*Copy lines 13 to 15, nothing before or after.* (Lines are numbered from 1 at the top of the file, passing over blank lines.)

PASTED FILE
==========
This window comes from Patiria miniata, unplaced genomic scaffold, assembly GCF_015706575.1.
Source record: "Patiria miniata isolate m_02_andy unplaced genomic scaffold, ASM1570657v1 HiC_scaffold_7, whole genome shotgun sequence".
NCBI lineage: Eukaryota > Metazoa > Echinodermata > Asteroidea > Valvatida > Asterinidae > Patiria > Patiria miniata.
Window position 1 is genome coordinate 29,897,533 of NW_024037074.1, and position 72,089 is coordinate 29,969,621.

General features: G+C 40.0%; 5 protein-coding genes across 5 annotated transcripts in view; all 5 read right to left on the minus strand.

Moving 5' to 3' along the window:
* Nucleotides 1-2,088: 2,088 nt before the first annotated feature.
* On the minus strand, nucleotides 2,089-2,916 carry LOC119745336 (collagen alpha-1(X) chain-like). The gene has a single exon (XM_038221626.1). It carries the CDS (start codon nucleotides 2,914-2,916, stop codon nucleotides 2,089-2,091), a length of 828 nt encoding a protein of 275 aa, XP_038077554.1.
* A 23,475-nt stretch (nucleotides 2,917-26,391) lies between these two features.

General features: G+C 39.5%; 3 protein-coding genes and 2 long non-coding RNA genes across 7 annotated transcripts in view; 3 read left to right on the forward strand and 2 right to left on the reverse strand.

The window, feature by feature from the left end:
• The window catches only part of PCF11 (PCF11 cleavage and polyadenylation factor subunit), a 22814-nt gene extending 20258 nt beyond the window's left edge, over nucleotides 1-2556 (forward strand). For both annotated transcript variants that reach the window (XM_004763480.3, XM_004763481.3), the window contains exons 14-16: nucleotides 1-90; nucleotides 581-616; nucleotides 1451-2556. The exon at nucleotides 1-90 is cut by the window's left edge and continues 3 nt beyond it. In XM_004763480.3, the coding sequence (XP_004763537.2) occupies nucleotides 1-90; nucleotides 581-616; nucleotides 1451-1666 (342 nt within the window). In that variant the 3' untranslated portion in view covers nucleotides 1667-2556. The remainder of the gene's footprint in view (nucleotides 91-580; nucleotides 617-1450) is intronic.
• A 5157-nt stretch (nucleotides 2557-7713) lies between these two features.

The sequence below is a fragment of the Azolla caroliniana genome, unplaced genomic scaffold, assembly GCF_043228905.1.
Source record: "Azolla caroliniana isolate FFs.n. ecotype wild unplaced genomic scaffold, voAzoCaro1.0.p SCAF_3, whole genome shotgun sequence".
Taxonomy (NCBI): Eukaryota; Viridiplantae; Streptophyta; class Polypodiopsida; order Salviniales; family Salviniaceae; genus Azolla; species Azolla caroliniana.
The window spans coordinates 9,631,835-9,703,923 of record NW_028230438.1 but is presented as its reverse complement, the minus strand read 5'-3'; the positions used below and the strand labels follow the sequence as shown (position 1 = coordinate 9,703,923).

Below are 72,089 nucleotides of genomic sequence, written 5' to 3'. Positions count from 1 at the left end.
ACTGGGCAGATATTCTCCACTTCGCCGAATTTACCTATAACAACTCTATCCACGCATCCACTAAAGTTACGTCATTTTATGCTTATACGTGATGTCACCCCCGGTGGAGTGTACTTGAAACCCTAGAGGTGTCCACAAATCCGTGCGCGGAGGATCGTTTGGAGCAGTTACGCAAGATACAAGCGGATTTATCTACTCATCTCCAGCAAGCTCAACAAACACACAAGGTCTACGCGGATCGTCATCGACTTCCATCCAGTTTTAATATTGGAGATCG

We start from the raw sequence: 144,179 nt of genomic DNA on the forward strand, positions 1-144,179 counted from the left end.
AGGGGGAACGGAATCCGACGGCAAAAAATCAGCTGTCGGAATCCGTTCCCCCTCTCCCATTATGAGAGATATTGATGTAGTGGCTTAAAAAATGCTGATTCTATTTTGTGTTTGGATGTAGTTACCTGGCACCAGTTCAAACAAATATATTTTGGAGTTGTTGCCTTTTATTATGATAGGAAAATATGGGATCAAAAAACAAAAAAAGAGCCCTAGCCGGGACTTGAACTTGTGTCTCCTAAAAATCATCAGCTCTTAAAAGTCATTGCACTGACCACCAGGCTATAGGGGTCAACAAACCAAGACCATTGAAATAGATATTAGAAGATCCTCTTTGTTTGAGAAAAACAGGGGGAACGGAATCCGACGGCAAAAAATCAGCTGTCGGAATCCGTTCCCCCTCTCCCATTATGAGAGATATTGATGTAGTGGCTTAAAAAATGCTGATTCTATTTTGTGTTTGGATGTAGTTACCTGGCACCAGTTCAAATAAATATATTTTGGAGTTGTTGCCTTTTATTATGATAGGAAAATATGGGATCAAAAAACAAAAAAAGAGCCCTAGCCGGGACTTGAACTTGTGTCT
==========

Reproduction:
• A 5157-nt stretch (nucleotides 2557-7713) lies between these two features.

The sequence below is a fragment of the Azolla caroliniana genome, unplaced genomic scaffold, assembly GCF_043228905.1.
Source record: "Azolla caroliniana isolate FFs.n. ecotype wild unplaced genomic scaffold, voAzoCaro1.0.p SCAF_3, whole genome shotgun sequence".